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A Lot or a Little?
What you will—and won't—find in this TV show.
A tour of Australia's outback and bush spotlights the unique creatures native to that subcontinent. Statistics about coastal and inland geographical features are given, as are some interesting facts about the animals. A cursory look at a variety of habitats and behaviors.
Explore the world around you. Get outside to be with nature. Strange creatures exist in great variety on our planet.
Positive Role Models
Animals help each other to survive. Male emus raise their young. Animals adapting to nature lend a hopeful tone.
Violence & Scariness
Venomous snakes and giant lizards hunt each other. A giant lizard eats a parrot in one gulp: "a mere snack," says the narrator. Some peril as birds of prey hunt vulnerable creatures.
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Parents Need to Know
Parents need to know that Hidden Australia is a nature documentary that explores wildlife in the different regions of the Australian subcontinent. The narrator explains that though Australia is known as "a tropical paradise for babes in bathing suits," there is more to the country than meets the eye. (The "babes" aren't shown specifically.) The narration focuses on the "weird" reptiles, marsupials, and birds in Australia that make the country unique. Interesting facts abound, and the camera work is fairly good (camera hidden inside of a snake burrow, engorged abdomens of honey pot ants are shown), but don't expect a deep dive. This is a surface-level introduction into the different climates and wildlife down under.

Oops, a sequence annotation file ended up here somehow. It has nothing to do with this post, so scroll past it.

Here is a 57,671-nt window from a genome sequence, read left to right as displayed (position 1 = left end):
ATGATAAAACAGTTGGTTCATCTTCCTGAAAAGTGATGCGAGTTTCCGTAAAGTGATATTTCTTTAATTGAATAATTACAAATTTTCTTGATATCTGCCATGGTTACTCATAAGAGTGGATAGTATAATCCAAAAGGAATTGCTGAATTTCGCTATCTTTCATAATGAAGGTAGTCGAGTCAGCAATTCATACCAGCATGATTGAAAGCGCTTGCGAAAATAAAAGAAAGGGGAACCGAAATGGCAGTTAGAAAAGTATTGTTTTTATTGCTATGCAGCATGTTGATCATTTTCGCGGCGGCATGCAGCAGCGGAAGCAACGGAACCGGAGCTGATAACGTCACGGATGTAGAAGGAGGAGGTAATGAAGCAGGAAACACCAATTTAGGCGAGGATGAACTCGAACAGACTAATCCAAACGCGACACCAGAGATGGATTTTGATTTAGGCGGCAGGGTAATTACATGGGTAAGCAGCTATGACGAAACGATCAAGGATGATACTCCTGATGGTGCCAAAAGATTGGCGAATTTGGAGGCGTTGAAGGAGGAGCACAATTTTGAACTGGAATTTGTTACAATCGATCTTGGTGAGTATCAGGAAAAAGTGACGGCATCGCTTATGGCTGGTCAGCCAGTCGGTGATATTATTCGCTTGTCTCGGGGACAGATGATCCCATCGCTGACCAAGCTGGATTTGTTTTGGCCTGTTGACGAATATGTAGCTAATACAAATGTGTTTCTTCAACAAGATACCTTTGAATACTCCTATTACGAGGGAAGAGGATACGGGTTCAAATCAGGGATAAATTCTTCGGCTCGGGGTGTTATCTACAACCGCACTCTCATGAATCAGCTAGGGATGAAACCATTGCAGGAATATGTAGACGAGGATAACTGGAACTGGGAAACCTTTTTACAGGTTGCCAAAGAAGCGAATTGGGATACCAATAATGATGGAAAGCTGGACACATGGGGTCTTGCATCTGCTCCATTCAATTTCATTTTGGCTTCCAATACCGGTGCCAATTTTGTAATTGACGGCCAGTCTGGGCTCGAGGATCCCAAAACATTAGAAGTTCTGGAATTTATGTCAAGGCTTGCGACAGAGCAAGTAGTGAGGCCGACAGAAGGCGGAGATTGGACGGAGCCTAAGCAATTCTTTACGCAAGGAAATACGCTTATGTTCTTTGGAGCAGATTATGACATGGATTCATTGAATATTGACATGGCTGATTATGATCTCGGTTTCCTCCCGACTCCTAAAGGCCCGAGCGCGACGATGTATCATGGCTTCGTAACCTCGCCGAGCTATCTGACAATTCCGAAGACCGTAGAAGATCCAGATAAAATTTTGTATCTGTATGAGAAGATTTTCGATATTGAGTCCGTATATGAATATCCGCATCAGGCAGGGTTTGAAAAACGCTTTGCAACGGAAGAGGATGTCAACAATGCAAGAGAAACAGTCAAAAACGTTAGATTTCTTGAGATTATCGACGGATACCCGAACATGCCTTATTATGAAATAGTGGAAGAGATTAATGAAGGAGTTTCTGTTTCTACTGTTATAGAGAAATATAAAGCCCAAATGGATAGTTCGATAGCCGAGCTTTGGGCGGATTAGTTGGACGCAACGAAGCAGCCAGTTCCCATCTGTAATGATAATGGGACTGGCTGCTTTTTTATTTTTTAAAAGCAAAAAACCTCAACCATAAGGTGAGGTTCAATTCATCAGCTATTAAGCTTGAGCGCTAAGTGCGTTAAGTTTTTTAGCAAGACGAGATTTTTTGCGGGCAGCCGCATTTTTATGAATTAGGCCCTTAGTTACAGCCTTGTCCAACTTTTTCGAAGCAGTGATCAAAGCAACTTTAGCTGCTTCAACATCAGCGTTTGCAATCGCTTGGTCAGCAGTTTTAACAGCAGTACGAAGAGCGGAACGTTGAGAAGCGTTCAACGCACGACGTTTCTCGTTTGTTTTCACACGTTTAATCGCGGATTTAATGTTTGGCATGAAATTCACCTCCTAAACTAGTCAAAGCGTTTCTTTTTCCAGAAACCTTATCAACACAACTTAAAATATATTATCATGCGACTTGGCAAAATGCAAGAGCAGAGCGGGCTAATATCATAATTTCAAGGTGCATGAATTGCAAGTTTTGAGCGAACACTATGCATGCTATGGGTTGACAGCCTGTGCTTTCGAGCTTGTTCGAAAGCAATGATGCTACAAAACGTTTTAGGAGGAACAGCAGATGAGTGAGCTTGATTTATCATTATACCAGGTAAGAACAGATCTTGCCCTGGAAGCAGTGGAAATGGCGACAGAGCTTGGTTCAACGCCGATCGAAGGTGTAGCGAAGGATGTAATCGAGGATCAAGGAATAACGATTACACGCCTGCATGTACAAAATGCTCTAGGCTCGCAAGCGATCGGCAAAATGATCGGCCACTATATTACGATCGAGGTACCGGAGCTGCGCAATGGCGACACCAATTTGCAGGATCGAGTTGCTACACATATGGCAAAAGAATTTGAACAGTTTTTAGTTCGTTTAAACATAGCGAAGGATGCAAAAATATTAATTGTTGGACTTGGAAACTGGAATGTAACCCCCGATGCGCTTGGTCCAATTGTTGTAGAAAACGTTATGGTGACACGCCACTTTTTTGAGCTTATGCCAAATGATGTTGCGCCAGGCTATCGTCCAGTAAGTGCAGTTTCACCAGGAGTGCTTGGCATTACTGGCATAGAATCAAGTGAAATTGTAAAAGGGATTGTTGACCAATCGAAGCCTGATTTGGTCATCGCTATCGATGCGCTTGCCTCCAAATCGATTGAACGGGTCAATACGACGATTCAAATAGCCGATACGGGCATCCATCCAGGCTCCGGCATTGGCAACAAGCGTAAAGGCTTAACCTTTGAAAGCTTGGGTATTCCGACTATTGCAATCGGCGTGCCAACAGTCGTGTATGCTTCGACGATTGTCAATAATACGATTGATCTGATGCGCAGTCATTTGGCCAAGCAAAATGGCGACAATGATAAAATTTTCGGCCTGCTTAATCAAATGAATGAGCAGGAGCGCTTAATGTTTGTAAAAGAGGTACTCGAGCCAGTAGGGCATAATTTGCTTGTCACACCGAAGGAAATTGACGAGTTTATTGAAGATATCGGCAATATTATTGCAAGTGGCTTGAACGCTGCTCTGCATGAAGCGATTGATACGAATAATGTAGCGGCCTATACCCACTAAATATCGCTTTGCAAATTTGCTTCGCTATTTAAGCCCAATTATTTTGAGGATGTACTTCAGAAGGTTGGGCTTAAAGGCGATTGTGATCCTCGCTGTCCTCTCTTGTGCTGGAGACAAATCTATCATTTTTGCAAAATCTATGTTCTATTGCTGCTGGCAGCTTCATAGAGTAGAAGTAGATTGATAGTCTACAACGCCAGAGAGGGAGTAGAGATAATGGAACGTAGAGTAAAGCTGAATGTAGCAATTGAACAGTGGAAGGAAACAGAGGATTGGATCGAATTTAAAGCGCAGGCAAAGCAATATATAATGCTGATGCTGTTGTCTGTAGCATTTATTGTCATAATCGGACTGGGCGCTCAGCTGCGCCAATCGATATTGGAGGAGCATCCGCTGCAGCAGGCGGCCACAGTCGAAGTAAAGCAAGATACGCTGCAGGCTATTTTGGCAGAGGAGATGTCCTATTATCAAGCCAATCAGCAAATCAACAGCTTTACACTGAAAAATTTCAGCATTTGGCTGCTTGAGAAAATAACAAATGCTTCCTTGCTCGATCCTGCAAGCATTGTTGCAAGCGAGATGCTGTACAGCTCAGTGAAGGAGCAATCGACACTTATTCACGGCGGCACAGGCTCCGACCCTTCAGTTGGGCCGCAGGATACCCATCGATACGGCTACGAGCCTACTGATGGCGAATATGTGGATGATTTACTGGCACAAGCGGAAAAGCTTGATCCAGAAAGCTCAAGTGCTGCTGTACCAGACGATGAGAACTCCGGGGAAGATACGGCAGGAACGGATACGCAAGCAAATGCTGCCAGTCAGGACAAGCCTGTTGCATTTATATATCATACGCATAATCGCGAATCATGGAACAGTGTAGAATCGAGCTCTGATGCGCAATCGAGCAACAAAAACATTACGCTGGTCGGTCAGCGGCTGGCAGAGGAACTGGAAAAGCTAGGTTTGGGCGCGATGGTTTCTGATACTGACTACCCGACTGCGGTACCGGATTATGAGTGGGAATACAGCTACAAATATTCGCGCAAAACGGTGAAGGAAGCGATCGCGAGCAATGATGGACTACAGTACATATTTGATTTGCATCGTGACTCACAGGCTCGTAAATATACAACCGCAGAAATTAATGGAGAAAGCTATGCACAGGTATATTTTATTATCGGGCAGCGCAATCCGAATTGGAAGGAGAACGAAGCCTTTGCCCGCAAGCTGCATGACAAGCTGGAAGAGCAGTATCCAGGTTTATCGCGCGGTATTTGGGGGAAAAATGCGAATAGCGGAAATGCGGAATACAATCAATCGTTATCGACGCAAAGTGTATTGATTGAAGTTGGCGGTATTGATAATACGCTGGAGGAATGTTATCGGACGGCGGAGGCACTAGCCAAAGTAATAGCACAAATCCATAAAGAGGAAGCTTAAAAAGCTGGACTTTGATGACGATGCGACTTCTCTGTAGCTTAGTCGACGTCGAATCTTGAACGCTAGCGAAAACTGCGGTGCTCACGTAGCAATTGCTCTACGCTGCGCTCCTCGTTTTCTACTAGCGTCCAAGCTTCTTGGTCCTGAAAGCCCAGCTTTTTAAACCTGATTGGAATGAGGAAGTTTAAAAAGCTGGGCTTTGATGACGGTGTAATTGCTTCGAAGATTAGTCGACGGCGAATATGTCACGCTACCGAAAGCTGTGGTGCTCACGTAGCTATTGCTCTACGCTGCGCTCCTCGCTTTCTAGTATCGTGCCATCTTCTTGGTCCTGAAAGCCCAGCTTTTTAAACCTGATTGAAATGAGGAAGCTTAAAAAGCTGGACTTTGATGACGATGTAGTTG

Is It Any Good?
This documentary about unique Australian animals misses opportunities to delve into details. Hidden Australia sticks to the superficial facts about fascinating animals -- just about every fact referenced in this show can be found on Wikipedia. Nothing feels newly uncovered, deeply researched or surprising. In short, in the world of educational documentary, this show feels like a presentation given by a slightly bored tour guide. Even the music is kind of meh -- where's the didgeridoo?
But, there are some surprises, for example, footage of the honey pot ant with its alien-esque abdomen filled with a honey-like serum that feeds its own hungry clan members is truly bizarre. The platypus, which really intrigues with its beak and electric shock capacity, isn't filmed particularly well, but it could be a jumping point for younger viewers who want to learn more. Adults won't find much to balk at, unless there's a fear of venomous snakes and predatory ants in the house. Some beautiful scenery, some interesting animals, but nothing truly jaw-dropping.
Did we miss something on diversity?
Research shows a connection between kids' healthy self-esteem and positive portrayals in media. That's why we've added a new "Diverse Representations" section to our reviews that will be rolling out on an ongoing basis. You can help us help kids by suggesting a diversity update.